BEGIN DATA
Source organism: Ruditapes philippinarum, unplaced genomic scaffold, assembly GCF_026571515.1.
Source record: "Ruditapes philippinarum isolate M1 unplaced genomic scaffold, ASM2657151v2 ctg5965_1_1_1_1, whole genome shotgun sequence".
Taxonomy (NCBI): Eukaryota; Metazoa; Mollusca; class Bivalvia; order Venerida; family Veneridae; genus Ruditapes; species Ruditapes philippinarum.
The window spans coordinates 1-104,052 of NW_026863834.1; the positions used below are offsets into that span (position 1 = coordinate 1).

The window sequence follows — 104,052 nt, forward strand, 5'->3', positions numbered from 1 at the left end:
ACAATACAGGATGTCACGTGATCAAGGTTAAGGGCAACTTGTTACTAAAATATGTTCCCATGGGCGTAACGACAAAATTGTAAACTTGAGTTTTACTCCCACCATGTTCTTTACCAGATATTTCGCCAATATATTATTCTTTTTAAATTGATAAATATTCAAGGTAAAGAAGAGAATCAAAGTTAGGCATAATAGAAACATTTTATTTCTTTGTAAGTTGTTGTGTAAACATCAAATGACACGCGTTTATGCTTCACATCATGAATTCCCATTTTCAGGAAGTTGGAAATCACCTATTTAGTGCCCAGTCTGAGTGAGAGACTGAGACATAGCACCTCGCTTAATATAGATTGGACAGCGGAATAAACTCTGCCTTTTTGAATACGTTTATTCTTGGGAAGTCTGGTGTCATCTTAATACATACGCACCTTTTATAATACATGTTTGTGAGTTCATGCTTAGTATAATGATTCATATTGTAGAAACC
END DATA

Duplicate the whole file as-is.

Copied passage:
Source organism: Ruditapes philippinarum, unplaced genomic scaffold, assembly GCF_026571515.1.
Source record: "Ruditapes philippinarum isolate M1 unplaced genomic scaffold, ASM2657151v2 ctg5965_1_1_1_1, whole genome shotgun sequence".
Taxonomy (NCBI): Eukaryota; Metazoa; Mollusca; class Bivalvia; order Venerida; family Veneridae; genus Ruditapes; species Ruditapes philippinarum.
The window spans coordinates 1-104,052 of NW_026863834.1; the positions used below are offsets into that span (position 1 = coordinate 1).

The window sequence follows — 104,052 nt, forward strand, 5'->3', positions numbered from 1 at the left end:
ACAATACAGGATGTCACGTGATCAAGGTTAAGGGCAACTTGTTACTAAAATATGTTCCCATGGGCGTAACGACAAAATTGTAAACTTGAGTTTTACTCCCACCATGTTCTTTACCAGATATTTCGCCAATATATTATTCTTTTTAAATTGATAAATATTCAAGGTAAAGAAGAGAATCAAAGTTAGGCATAATAGAAACATTTTATTTCTTTGTAAGTTGTTGTGTAAACATCAAATGACACGCGTTTATGCTTCACATCATGAATTCCCATTTTCAGGAAGTTGGAAATCACCTATTTAGTGCCCAGTCTGAGTGAGAGACTGAGACATAGCACCTCGCTTAATATAGATTGGACAGCGGAATAAACTCTGCCTTTTTGAATACGTTTATTCTTGGGAAGTCTGGTGTCATCTTAATACATACGCACCTTTTATAATACATGTTTGTGAGTTCATGCTTAGTATAATGATTCATATTGTAGAAACC